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Science and Environment

Russia to send Japanese tycoon to ISS in return to space tourism

Anastasia Clark - Agence France-Presse
Russia to send Japanese tycoon to ISS in return to space tourism
Space flight participants - Japanese billionaire Yusaku Maezawa (R) and his assistant Yozo Hirano - attend a training ahead of the expedition to the International Space Station, in Star City outside Moscow on October 14, 2021. Space tourists Yusaku Maezawa and his assistant Yozo Hirano, led by Roscosmos cosmonaut Alexander Misurkin, will take part in a mission to the International Space Station (ISS) scheduled for December 8, 2021.
SHAMIL ZHUMATOV / POOL / AFP

BAIKONUR, Kazakhstan — Russia on Wednesday will send Japanese billionaire Yusaku Maezawa to the International Space Station in a move marking Moscow's return to the now booming space tourism business after a decade-long break.

One of Japan's richest men, Maezawa, 46, will blast off from the Baikonur cosmodrome in Kazakhstan accompanied by his assistant Yozo Hirano. 

On Sunday morning, their Soyuz spacecraft with a Japanese flag and an "MZ" logo for Maezawa's name was moved onto the launch pad in unusually wet weather for Baikonur, an AFP journalist saw.

The mission will end a decade-long pause in Russia's space tourism programme that has not accepted tourists since Canada's Cirque du Soleil co-founder Guy Laliberte in 2009.

However, in a historic first, the Russian space agency Roscosmos in October sent actress Yulia Peresild and director Klim Shipenko to the ISS to film scenes for the first movie in orbit in an effort to beat a rival Hollywood project.

Maezawa's launch comes at a challenging time for Russia as its space industry struggles to remain relevant and keep up with Western competitors in the modern space race.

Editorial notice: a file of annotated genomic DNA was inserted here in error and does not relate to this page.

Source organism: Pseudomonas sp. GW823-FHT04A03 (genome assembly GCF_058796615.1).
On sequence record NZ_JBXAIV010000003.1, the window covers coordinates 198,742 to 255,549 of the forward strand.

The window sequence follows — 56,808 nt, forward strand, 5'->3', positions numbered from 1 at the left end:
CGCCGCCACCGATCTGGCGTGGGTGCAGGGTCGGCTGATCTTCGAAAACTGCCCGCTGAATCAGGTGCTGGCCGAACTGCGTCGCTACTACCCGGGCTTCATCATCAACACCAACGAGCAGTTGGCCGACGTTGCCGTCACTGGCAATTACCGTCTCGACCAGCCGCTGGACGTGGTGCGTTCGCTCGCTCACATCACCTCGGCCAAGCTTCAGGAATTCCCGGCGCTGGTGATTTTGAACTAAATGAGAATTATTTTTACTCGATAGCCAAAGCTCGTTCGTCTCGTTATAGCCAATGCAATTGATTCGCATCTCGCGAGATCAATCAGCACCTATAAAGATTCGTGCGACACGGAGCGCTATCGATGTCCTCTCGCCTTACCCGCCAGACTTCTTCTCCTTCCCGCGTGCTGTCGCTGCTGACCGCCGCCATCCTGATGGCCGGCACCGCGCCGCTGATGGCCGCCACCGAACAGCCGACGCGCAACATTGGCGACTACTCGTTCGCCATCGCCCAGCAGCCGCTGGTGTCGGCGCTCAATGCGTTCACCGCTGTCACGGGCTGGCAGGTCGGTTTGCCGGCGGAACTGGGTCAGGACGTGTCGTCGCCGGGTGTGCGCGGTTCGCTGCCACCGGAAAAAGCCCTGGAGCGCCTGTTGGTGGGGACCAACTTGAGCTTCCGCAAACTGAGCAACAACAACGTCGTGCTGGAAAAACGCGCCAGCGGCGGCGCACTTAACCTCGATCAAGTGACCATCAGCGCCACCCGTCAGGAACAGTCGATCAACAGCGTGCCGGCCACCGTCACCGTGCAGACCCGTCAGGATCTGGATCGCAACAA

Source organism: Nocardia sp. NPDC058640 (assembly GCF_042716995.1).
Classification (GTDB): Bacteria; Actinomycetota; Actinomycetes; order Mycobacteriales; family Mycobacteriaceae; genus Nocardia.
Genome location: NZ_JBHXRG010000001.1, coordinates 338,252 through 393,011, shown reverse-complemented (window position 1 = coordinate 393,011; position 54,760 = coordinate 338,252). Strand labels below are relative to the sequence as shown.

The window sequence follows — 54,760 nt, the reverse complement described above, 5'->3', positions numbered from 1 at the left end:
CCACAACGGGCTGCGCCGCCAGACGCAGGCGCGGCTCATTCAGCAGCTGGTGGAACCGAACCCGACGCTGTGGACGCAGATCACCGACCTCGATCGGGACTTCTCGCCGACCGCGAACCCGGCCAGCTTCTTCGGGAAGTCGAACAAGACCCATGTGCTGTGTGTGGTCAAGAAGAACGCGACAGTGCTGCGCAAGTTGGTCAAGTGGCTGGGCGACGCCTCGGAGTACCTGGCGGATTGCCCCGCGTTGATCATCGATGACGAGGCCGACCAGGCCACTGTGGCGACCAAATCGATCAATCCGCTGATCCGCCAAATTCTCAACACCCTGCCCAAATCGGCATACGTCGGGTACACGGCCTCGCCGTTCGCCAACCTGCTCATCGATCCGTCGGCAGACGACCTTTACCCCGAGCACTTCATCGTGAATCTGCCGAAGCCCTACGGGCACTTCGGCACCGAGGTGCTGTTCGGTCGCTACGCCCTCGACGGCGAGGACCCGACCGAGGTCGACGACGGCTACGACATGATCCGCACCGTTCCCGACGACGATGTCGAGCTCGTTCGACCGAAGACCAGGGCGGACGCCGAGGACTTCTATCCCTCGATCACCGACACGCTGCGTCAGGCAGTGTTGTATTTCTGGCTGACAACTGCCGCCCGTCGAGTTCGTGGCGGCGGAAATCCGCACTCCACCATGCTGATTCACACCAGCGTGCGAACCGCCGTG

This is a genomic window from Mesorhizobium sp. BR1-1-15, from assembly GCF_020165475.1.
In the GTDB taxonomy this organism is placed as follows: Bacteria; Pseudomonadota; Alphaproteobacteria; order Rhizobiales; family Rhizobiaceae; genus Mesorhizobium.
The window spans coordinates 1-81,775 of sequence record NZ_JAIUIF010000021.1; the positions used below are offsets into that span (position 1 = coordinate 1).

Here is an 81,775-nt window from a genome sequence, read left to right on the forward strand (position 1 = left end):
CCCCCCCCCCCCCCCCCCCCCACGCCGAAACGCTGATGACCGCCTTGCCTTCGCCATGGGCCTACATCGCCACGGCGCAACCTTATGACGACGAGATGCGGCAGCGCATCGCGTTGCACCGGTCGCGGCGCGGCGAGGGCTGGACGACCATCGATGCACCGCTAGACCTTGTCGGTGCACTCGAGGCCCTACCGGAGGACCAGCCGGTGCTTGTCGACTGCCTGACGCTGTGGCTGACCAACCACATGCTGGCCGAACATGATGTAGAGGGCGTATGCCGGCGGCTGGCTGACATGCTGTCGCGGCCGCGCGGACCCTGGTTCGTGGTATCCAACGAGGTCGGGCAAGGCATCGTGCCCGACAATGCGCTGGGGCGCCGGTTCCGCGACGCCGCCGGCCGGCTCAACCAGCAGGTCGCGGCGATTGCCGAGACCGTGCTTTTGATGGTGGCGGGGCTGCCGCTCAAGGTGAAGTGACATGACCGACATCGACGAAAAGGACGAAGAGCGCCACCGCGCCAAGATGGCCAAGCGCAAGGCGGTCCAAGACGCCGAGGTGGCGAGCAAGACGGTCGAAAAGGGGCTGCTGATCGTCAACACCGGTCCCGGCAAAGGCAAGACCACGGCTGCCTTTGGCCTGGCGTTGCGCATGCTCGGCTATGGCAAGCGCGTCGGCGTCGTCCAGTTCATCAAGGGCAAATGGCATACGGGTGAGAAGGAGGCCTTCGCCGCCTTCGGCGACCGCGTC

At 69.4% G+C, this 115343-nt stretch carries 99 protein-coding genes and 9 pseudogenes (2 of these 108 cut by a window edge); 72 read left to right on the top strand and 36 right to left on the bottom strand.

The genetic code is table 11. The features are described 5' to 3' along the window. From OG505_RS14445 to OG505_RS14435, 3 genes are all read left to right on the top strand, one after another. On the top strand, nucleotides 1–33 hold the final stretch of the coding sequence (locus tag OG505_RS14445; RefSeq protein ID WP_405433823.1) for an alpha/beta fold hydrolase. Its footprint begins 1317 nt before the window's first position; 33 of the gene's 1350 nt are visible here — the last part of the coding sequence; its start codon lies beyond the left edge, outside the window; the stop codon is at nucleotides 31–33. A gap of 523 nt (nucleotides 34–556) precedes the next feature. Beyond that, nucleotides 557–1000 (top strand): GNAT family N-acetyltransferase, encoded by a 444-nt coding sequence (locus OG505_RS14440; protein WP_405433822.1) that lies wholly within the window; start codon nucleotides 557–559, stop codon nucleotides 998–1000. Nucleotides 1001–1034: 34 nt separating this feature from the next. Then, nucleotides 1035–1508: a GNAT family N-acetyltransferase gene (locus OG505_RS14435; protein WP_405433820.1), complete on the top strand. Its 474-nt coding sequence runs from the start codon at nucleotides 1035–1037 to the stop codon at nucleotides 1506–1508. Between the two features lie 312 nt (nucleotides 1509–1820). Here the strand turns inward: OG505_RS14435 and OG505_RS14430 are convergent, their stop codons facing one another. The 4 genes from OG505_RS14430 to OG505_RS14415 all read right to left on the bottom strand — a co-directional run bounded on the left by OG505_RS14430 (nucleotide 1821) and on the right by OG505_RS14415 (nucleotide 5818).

Last year, the US company SpaceX of billionaire Elon Musk ended Russia's monopoly on manned flights to the ISS after it delivered astronauts to the orbiting laboratory in its Crew Dragon capsule.

This, however, also freed up seats on Russia's Soyuz rockets that were previously purchased by NASA allowing Moscow to accept fee-paying tourists like Maezawa.

Their three-seat Soyuz spacecraft will be piloted by Alexander Misurkin, a 44-year-old Russian cosmonaut who has already been on two missions to the ISS.

The pair will spend 12 days aboard the space station where they plan to document their journey for Maezawa's YouTube channel with more than 750,000 subscribers.

The tycoon is the founder of Japan's largest online fashion mall and the country's 30th richest man, according to Forbes.

"I am almost crying because of my impressions, this is so impressive," Maezawa said in late November after arriving at Baikonur for the final days of preparation.

Maezawa and Hirano have spent the past few months training at Star City, a town outside Moscow that has prepared generations of Soviet and Russian cosmonauts.  

'Hardest training ever'

Maezawa said that training in the spinning chair "almost feels like torture". 

"It's the hardest training ever done," he tweeted in late November.

So far Russia has sent seven self-funded tourists to space in partnership with the US-based company Space Adventures. Maezawa and Hirano will be the first from Japan.

Maezawa's launch comes at the end of a year that became a milestone for amateur space travel. 

In September, SpaceX operated a historic flight taking the first all-civilian crew on a three-day journey around the Earth's orbit in a mission called Inspiration4.

Blue Origin, the company of Amazon founder Jeff Bezos, completed two missions beyond the Earth's atmosphere. The passengers included 90-year-old Star Trek star William Shatner and Bezos himself. 

Soon after, billionaire Richard Branson travelled aboard his Virgin Galactic spacecraft that also offered a few minutes of weightlessness before coming back to Earth.